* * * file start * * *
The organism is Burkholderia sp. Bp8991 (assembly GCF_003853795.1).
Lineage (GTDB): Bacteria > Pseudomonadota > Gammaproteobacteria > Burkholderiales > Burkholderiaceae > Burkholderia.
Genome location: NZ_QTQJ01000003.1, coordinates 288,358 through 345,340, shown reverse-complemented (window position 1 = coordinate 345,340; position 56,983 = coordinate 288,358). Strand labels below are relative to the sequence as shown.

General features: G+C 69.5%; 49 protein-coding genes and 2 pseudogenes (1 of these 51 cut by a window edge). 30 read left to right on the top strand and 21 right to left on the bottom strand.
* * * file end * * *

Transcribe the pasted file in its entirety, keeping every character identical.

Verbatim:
The organism is Burkholderia sp. Bp8991 (assembly GCF_003853795.1).
Lineage (GTDB): Bacteria > Pseudomonadota > Gammaproteobacteria > Burkholderiales > Burkholderiaceae > Burkholderia.
Genome location: NZ_QTQJ01000003.1, coordinates 288,358 through 345,340, shown reverse-complemented (window position 1 = coordinate 345,340; position 56,983 = coordinate 288,358). Strand labels below are relative to the sequence as shown.

General features: G+C 69.5%; 49 protein-coding genes and 2 pseudogenes (1 of these 51 cut by a window edge). 30 read left to right on the top strand and 21 right to left on the bottom strand.